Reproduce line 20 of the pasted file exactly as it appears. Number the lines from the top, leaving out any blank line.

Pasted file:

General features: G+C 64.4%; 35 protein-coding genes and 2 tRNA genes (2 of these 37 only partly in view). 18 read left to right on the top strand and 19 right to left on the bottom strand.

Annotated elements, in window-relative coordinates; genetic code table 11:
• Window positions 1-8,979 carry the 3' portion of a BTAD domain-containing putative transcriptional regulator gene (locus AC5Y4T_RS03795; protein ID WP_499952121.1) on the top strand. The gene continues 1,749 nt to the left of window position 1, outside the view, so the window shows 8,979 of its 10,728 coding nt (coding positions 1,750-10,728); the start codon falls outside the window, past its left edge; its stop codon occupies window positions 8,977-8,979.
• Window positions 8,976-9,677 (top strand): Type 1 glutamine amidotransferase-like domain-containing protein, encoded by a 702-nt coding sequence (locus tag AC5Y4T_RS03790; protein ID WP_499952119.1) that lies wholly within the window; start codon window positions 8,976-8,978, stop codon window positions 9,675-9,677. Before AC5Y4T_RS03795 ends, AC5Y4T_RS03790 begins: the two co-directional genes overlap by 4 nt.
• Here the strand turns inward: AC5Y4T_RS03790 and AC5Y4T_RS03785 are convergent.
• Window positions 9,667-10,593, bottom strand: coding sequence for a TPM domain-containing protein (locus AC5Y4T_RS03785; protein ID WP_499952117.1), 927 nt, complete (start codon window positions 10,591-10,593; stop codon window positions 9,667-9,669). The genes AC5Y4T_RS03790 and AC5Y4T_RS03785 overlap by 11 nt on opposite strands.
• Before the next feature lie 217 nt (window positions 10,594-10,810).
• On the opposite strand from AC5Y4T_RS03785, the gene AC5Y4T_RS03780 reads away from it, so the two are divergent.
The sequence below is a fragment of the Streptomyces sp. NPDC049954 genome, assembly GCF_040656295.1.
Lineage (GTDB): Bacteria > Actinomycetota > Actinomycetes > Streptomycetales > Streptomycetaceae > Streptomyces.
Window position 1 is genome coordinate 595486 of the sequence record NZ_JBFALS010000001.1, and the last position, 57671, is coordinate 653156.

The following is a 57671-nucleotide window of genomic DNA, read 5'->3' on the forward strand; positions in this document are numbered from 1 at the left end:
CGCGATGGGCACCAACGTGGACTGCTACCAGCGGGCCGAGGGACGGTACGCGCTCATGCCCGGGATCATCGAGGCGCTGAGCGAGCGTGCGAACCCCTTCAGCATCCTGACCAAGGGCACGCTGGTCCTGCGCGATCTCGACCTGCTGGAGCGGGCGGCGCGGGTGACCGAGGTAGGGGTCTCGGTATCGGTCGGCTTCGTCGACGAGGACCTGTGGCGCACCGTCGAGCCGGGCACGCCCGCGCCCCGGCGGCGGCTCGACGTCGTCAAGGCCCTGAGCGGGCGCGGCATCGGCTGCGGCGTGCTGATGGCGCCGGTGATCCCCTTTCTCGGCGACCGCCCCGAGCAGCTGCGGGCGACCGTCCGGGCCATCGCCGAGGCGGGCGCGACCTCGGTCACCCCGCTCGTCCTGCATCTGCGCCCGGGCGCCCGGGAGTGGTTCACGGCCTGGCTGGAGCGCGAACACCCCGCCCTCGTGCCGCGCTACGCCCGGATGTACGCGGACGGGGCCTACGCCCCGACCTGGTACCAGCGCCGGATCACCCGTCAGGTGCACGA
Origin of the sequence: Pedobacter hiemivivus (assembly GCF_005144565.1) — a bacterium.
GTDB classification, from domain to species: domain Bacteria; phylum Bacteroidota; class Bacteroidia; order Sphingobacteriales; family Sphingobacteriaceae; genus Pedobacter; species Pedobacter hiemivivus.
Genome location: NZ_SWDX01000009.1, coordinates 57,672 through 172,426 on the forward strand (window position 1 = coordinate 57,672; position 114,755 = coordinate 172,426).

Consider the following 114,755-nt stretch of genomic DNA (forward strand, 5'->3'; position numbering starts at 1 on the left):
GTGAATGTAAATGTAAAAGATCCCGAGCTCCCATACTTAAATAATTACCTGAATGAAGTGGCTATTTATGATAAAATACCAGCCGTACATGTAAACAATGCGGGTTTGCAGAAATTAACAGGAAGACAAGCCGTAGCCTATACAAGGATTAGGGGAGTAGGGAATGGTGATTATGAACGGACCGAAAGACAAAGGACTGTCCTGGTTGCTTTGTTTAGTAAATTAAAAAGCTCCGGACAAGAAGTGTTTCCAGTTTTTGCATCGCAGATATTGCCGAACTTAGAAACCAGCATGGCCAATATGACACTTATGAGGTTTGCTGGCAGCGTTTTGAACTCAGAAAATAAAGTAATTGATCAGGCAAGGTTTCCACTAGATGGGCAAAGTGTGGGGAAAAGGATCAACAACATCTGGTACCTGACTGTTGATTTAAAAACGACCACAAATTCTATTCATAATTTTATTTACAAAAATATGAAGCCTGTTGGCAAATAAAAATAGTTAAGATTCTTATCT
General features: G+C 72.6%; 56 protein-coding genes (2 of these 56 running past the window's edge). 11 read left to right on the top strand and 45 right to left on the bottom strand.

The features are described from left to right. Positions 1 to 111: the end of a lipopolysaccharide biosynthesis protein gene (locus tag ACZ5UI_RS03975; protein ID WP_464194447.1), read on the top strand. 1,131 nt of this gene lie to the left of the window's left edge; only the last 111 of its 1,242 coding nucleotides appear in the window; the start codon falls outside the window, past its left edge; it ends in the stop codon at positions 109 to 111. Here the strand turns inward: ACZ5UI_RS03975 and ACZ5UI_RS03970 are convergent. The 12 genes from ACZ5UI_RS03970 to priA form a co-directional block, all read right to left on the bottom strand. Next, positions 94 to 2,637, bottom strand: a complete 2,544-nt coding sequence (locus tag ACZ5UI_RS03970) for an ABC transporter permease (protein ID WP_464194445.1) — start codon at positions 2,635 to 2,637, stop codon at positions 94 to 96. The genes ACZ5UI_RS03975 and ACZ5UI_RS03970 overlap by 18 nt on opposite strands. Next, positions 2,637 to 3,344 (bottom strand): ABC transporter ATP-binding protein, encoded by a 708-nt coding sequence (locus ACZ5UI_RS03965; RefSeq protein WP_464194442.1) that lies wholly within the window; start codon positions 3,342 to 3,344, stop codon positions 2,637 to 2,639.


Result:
The features are described from left to right. Positions 1 to 111: the end of a lipopolysaccharide biosynthesis protein gene (locus tag ACZ5UI_RS03975; protein ID WP_464194447.1), read on the top strand. 1,131 nt of this gene lie to the left of the window's left edge; only the last 111 of its 1,242 coding nucleotides appear in the window; the start codon falls outside the window, past its left edge; it ends in the stop codon at positions 109 to 111. Here the strand turns inward: ACZ5UI_RS03975 and ACZ5UI_RS03970 are convergent. The 12 genes from ACZ5UI_RS03970 to priA form a co-directional block, all read right to left on the bottom strand. Next, positions 94 to 2,637, bottom strand: a complete 2,544-nt coding sequence (locus tag ACZ5UI_RS03970) for an ABC transporter permease (protein ID WP_464194445.1) — start codon at positions 2,635 to 2,637, stop codon at positions 94 to 96. The genes ACZ5UI_RS03975 and ACZ5UI_RS03970 overlap by 18 nt on opposite strands. Next, positions 2,637 to 3,344 (bottom strand): ABC transporter ATP-binding protein, encoded by a 708-nt coding sequence (locus ACZ5UI_RS03965; RefSeq protein WP_464194442.1) that lies wholly within the window; start codon positions 3,342 to 3,344, stop codon positions 2,637 to 2,639.